- Jesus didn’t treat his bride like a door mat, walking on her to prove his superiority. He elevated her, even to be seated with him in the heavenly realm, in a place of authority.
- Jesus doesn’t yell at his bride or call her names. He calls her his Beloved and rejoices over her with singing.
- Jesus doesn’t raise his voice to drown out what his bride is trying to say. Instead, his ear is attentive to her prayer.
- He doesn’t look at her with contempt or hate, or glare at her from a distance. He smiles when he sees her because he sees her without spot or blemish. He sees how beautiful she is and knows it’s his love that has washed over her and made her beautiful.
- Jesus doesn’t use his strength to manhandle his bride. His strong right arm lifts her up and defends her against aggressors. He uses his strength and power to fight for her, not against her.
- Jesus would never grab his bride aggressively, slap her to shut her up, or beat her into submission. Instead he took the abuse for her; he was the one who was humiliated, spit on and beaten. He submitted to death so she could live. He offers healing and comfort to her when she’s in pain, he makes her strong when she feels weak, he weeps with her when she weeps, and he wipes away every tear from her eyes because he’s gentle and kind.
- He doesn’t threaten to hurt her when he gets home. Instead, his plan when he comes again is to sweep her off her feet, raise her up to meet him in the air, and forever be with him in the amazing mansion he is preparing for her in heaven.
This is no fairy tale. This is how a husband is to love his wife. Mutual submission and respect naturally flow in the relationship that is focused on loving and serving one another.
Telling a woman she has to submit to abuse only reinforces her victim identity and empowers an abuser to continue in sin. Both are in bondage and there is a much greater chance the marriage will end in pain or even tragedy. God has a different plan – one that sets both free to step into a new identity.
Choosing Our True Identity
Children growing up in a home where there is domestic abuse see two identities modeled for them – the victim and the abuser. Without making a conscious choice, they often find they have become one or the other in adulthood, or a combination of both. But there is a third choice, commonly referred to as a survivor. A survivor is one who has overcome the victim or abuser identity and lives consistently as a mature Christian with healthy boundaries, good communication skills and stable emotions. A survivor is secure in their identity in Christ and looks for the positive in others. Survivors speak up and stand their ground but in a way that doesn’t harm anyone. They are confident and encouraging, self-controlled, quick to forgive while using wisdom in discerning who to trust. Survivors give and serve by choice, because it pleases God. They are strong and kind, loving and truthful. Much more could be said about the survivor identity, but essentially, a survivor looks and acts like Jesus. If a child did not see that modeled by someone while they were growing up, it’s hard to comprehend and become this. It has to be a conscious choice, something we learn and grow in over time in the Word and with others. It’s a transformation process that takes direct instruction and practice. The good news is that abusers and victims can both be transformed by the power of the Holy Spirit and support from brothers and sisters in Christ. If Paul can change, anyone can. He who began a good work in you will see it to completion.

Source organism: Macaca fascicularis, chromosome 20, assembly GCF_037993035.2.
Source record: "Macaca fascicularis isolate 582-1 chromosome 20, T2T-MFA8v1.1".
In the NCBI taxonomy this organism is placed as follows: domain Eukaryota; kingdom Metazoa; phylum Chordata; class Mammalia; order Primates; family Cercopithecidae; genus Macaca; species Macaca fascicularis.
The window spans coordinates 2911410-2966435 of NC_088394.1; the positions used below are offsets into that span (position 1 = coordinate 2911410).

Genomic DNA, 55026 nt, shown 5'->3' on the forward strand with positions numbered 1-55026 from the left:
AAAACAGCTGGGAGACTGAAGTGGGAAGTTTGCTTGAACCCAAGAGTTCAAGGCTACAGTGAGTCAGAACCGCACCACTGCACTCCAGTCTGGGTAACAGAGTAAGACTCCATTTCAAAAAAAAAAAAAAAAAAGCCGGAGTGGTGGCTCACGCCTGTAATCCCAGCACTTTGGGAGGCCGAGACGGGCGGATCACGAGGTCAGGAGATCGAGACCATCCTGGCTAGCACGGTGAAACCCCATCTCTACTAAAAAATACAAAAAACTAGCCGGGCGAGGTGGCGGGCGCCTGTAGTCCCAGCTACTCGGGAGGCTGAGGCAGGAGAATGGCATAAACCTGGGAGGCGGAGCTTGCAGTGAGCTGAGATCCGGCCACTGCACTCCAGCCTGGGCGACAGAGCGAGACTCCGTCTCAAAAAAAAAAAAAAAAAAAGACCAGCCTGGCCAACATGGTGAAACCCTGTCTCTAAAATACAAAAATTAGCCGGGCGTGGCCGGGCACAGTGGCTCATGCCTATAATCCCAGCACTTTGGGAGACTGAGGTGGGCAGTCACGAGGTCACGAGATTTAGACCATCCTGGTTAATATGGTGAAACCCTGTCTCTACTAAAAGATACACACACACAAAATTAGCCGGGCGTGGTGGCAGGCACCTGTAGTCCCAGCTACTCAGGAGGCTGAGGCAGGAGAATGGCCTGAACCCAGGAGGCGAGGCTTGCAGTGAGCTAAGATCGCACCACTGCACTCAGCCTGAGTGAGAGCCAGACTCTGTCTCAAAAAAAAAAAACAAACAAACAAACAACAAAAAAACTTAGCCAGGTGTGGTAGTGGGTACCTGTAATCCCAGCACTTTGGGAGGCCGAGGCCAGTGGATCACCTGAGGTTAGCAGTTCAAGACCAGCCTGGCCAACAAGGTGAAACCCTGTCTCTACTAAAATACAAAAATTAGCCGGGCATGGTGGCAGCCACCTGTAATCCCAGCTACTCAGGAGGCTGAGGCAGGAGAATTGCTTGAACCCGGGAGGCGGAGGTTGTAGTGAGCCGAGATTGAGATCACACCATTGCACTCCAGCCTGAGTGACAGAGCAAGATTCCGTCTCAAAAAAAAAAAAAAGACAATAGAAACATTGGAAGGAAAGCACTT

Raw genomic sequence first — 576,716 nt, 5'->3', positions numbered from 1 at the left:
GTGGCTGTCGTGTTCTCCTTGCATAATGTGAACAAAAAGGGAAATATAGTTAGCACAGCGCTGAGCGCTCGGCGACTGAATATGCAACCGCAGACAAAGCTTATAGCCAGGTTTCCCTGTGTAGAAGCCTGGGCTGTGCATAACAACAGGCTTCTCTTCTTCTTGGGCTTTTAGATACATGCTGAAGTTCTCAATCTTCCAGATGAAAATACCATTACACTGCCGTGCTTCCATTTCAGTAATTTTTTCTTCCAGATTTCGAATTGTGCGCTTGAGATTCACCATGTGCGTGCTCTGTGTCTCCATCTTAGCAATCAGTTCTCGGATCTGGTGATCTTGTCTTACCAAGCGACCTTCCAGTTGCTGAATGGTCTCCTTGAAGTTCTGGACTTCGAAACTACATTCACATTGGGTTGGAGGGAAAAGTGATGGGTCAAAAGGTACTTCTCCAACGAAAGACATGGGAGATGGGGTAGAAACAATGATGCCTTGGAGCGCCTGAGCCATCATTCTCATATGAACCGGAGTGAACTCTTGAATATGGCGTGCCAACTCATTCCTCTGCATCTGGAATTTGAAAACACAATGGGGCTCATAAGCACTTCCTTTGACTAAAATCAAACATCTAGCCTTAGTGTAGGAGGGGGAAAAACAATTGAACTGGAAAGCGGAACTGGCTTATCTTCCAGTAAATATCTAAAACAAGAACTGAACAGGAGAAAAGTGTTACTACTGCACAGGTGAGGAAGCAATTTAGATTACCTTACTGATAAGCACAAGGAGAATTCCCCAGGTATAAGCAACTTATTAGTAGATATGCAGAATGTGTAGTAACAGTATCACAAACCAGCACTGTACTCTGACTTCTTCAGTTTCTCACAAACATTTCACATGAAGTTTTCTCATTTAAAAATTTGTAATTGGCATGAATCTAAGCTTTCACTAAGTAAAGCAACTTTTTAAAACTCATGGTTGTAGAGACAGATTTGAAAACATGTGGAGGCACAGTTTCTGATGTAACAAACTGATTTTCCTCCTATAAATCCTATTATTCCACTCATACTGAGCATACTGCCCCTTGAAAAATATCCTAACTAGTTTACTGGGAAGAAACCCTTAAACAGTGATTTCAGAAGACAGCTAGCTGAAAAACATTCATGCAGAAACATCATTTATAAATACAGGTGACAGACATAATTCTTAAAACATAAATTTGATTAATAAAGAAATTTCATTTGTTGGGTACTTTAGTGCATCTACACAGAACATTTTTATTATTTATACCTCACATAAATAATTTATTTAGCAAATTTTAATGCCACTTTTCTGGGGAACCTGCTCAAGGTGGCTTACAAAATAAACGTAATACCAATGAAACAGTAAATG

It’s time for all of us as the Church to step into our true identity as the Victorious Bride of Christ. We are Overcomers and More Than Conquerors. We WILL defeat the devil and domestic violence, but not as an abuser would demand control or as a victim would submit to sin and take the blame. We will do it like Jesus did – with a servant’s heart, sacrificing whatever we have to on behalf of others, loving the Father and loving people with our whole heart, soul, mind and strength. We will step into difficult situations without fear, stand for truth and live in the power of the Holy Spirit. We will be bold but gentle, empowered by love that sets the captives free. We will walk in faith, confident in who Jesus is and who we are called to be.
I am not a victim, nor an abuser. I am the Bride of Christ, filled with the same power that raised Jesus from the dead. The power and authority of Christ in me guarantees my victory over the devil’s attack. I will not be silenced like a victim, nor try to seize control in my own strength out of fear as an abuser would. I am an Overcomer and my confidence is in Jesus. I will speak up and clearly share my testimony of what Christ has done in my life to set me free, and I will speak the truth in love so that others can find freedom. Motivated and empowered by his love, I can enter enemy territory, set captives free, take possession of and redeem the land for his kingdom purposes. Christ in me is victorious over the effects of abuse in my life. I am free from the bondage of the victim and abuser identities, free from pain, lies, guilt and shame. I am free to step into my destiny as the Bride of Christ, an Overcomer, More Than a Conqueror!
Click here to read the entire article.